Friday, June 20, 2008

Counting your calories

Over the past week and a half, I've attempted to make an effort to be more aware of what I consume. Even started a food/exercise log. I'm a little worried that may go completely down the drain upon MC's arrival.

Thanks to Dan over at Seoul Eats, along with a bit of Googling (or shall I say Navering?) and friends' recommendations, I've already started an itinerary. Rather than "visit Namsan Tower" or "check out a palace," the list revolves around, you guessed it, good eats. Expect lots of food in the coming blogs... lots of it.

MC and I have been known to do random taste tests (i.e. best packaged oatmeal raisin cookie; most refreshing bottled water) and fun reviews (really, just excuses to dine out), and have accumulated quite a few OpenTable points in our day... and I don't see that changing in a week-long visit to Korea. This should be fun. ^^

I've already begun preparations for the ride from Incheon to Seoul...

Aren't I a good pal? I've done a nice job clearing out the Kinder Bueno stock at the local convenience store. I wonder where I can buy these in bulk? Costco maybe? They're quite $$$ at $1.40 a pop.

Speaking of which, I bonded over chocolate, hazelnut, and the wonderful Ferrero brand with the someone I had met for the first time yesterday. There are only so many people in the world who appreciate such conversation.

On a related note, I thought this was an interesting concept...

I think it'd certainly make the chocolate bar experience a lot more fun and communal. "Hey, you want the 70 or 50 cal piece?"

Wednesday, June 18, 2008


TOYBOIZE! Funny stuff.
Check out the webisodes and other goodies here. I can't decide if Tim or Nicky's my favorite band member? ^^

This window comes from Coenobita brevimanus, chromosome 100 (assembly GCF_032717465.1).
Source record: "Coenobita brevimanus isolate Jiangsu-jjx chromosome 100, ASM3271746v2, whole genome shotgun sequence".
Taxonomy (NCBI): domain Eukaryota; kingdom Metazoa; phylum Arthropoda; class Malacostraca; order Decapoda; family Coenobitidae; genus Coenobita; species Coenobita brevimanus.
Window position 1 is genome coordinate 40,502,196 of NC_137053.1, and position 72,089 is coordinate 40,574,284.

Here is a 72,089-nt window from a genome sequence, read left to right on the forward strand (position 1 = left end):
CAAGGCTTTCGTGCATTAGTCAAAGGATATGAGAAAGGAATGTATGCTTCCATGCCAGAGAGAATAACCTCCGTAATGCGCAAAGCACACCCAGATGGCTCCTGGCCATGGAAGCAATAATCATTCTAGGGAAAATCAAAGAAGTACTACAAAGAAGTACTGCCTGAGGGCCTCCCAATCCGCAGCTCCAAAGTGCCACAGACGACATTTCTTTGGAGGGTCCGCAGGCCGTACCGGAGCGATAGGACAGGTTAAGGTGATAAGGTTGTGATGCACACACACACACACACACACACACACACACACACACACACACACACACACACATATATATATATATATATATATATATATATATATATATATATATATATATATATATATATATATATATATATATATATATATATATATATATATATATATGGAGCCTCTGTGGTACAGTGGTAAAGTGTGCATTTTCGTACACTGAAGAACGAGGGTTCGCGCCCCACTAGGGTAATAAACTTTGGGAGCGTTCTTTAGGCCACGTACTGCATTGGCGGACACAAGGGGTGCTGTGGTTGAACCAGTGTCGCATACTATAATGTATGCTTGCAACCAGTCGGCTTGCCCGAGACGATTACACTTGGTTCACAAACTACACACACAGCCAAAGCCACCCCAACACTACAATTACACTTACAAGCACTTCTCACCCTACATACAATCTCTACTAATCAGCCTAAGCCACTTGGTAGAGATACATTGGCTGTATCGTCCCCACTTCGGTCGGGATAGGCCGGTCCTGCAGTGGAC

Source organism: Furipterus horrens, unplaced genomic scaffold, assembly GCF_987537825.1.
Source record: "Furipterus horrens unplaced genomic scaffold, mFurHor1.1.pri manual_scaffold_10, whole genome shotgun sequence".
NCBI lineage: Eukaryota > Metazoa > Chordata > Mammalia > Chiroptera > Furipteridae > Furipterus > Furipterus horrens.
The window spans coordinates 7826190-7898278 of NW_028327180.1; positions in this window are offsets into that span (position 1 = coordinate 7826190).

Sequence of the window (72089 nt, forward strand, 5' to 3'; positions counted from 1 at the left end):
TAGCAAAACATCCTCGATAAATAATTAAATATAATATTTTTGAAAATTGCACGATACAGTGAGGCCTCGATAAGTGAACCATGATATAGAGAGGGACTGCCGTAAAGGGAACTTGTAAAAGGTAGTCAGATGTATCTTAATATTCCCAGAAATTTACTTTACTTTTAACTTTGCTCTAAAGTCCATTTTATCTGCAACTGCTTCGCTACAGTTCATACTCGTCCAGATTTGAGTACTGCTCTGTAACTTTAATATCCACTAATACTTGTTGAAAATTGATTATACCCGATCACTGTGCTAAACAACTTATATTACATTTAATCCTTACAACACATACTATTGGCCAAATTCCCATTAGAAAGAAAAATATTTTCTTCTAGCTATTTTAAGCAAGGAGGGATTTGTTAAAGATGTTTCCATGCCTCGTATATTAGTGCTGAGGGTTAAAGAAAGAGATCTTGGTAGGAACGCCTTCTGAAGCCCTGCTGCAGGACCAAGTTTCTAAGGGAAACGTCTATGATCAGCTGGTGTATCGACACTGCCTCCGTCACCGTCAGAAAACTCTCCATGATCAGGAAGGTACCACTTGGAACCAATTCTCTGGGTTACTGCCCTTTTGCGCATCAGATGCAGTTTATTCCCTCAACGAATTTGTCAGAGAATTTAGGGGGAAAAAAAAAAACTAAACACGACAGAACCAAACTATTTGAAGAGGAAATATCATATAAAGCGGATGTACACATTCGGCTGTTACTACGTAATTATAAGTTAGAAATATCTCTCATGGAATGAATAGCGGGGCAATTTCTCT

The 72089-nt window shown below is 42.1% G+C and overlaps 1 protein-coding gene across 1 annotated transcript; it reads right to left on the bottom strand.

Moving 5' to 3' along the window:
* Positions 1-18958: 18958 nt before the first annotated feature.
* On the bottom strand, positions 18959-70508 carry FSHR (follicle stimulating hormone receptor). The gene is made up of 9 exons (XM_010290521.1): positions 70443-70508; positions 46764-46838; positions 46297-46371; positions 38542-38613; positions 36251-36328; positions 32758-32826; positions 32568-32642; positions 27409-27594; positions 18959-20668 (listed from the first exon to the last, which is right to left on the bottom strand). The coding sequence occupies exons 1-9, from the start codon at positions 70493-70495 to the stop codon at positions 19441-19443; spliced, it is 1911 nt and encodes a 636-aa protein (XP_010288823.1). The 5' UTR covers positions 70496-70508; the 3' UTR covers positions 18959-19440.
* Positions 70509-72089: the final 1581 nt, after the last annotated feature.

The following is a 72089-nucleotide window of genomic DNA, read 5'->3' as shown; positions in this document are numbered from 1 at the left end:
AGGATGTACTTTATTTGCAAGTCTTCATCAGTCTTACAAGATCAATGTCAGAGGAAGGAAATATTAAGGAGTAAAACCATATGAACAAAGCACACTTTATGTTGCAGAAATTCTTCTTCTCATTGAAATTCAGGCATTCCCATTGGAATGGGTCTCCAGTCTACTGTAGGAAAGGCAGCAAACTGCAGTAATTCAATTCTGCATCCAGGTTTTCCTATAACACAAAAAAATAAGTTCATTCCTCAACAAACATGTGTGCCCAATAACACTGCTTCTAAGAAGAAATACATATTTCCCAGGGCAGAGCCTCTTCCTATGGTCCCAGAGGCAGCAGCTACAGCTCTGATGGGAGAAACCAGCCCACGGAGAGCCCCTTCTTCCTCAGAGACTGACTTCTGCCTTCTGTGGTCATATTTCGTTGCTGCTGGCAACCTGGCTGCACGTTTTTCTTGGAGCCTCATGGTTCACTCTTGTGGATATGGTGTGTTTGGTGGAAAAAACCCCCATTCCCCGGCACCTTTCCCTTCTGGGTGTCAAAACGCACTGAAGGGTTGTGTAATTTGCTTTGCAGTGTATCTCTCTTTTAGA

Episode 1 -

Tuesday, June 17, 2008

Bundang... that's a far ride

I finally made it out to Bundang (분당)!

Just didn't realize how long of a ride it is via subway.

First impression? Lots and lots and lots of apartments and officetels. Pretty ones, too. ^^

After walking around the block (in Jeongja), I fell in love with all the prettily lit "Euro-style" cafes... As though I don't spend enough $$ on Starbucks, I'd probably go bankrupt if I lived here.

We checked out a place called Radio Garden... I didn't pay attention long enough to attempt to piece a theme together, but we had fun nonetheless.

Hoegaarden and... grapefruit juice. This was my attempt at being "healthy," which totally got canceled out by all the nachos.

I suppose I'm especially excited about Jeongja (정자) because it feels familiar, the roads are spacious (and comparatively clean), it's a lot less crowded, and therefore relaxing (especially after having spent a significant amount of time at the immigration office today, which I always find depressing). In particular, the view from SJ's awesome new office strangely feels like I'm standing in the StuVi on Comm Ave... ^^

For dinner, we went to a restaurant in the area for hanjeongsik (한정식), "a traditional Korean banquet made for a king." The meal consists of a variety of side dishes (ours came with grilled fish, raw crab, pork, two kinds of soup, and a ton of marinated veggies), and the entire table of food was literally wheeled and carried to us. This picture doesn't do it justice.

Anyway, more photos from Jeongja when we visit again next week!

I want to introduce one of my new favorite packaged goods - the rice sesame cookie! Amazzzzing. I ate an entire bag in 2 days, and vowed not to buy it again in the near future. (It's too tempting.)

Buttery like a shortbread cookie, with the perfect crunch-to-chew consistency, and just the right amount of sesame kick. Found in the organic/health section of Lotte Dept.

Something tells me I'll be making a lot of trips to Sweets Cafe this summer... it's getting hot, and strawberry ice is the the perfect substitute for shave ice!

5 days till MC's arrival, and a couple weeks for M and T - yay!!! We'll be eating it up big time. ^^